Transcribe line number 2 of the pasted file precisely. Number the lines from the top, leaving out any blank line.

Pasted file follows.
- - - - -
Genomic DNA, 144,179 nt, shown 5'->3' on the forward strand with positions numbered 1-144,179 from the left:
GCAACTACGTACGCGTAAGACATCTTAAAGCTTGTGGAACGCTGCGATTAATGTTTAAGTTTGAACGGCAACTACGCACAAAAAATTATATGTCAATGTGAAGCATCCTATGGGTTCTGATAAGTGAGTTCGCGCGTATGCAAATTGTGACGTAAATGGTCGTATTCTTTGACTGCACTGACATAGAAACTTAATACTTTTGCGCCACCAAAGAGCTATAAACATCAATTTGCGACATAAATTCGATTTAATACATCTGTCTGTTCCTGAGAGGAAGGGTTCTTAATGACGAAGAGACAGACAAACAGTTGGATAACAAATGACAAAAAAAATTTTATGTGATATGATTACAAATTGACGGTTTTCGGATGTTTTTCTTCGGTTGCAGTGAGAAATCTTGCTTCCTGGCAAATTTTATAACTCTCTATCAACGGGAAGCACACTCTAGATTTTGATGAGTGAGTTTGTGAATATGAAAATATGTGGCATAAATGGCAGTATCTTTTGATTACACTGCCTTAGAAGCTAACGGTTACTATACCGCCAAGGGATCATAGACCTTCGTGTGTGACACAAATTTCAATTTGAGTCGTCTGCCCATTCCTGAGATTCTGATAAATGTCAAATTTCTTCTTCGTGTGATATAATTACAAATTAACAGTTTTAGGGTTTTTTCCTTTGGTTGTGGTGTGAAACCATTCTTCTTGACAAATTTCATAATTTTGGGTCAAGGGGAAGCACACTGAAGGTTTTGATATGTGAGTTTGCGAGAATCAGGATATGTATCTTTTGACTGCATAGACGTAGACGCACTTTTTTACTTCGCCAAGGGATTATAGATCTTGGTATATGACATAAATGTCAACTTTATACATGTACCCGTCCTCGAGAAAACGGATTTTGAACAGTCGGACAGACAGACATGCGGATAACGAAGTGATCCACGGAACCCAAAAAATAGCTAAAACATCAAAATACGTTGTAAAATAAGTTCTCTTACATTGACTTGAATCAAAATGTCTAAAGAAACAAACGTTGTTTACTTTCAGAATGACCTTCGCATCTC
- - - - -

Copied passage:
GCAACTACGTACGCGTAAGACATCTTAAAGCTTGTGGAACGCTGCGATTAATGTTTAAGTTTGAACGGCAACTACGCACAAAAAATTATATGTCAATGTGAAGCATCCTATGGGTTCTGATAAGTGAGTTCGCGCGTATGCAAATTGTGACGTAAATGGTCGTATTCTTTGACTGCACTGACATAGAAACTTAATACTTTTGCGCCACCAAAGAGCTATAAACATCAATTTGCGACATAAATTCGATTTAATACATCTGTCTGTTCCTGAGAGGAAGGGTTCTTAATGACGAAGAGACAGACAAACAGTTGGATAACAAATGACAAAAAAAATTTTATGTGATATGATTACAAATTGACGGTTTTCGGATGTTTTTCTTCGGTTGCAGTGAGAAATCTTGCTTCCTGGCAAATTTTATAACTCTCTATCAACGGGAAGCACACTCTAGATTTTGATGAGTGAGTTTGTGAATATGAAAATATGTGGCATAAATGGCAGTATCTTTTGATTACACTGCCTTAGAAGCTAACGGTTACTATACCGCCAAGGGATCATAGACCTTCGTGTGTGACACAAATTTCAATTTGAGTCGTCTGCCCATTCCTGAGATTCTGATAAATGTCAAATTTCTTCTTCGTGTGATATAATTACAAATTAACAGTTTTAGGGTTTTTTCCTTTGGTTGTGGTGTGAAACCATTCTTCTTGACAAATTTCATAATTTTGGGTCAAGGGGAAGCACACTGAAGGTTTTGATATGTGAGTTTGCGAGAATCAGGATATGTATCTTTTGACTGCATAGACGTAGACGCACTTTTTTACTTCGCCAAGGGATTATAGATCTTGGTATATGACATAAATGTCAACTTTATACATGTACCCGTCCTCGAGAAAACGGATTTTGAACAGTCGGACAGACAGACATGCGGATAACGAAGTGATCCACGGAACCCAAAAAATAGCTAAAACATCAAAATACGTTGTAAAATAAGTTCTCTTACATTGACTTGAATCAAAATGTCTAAAGAAACAAACGTTGTTTACTTTCAGAATGACCTTCGCATCTC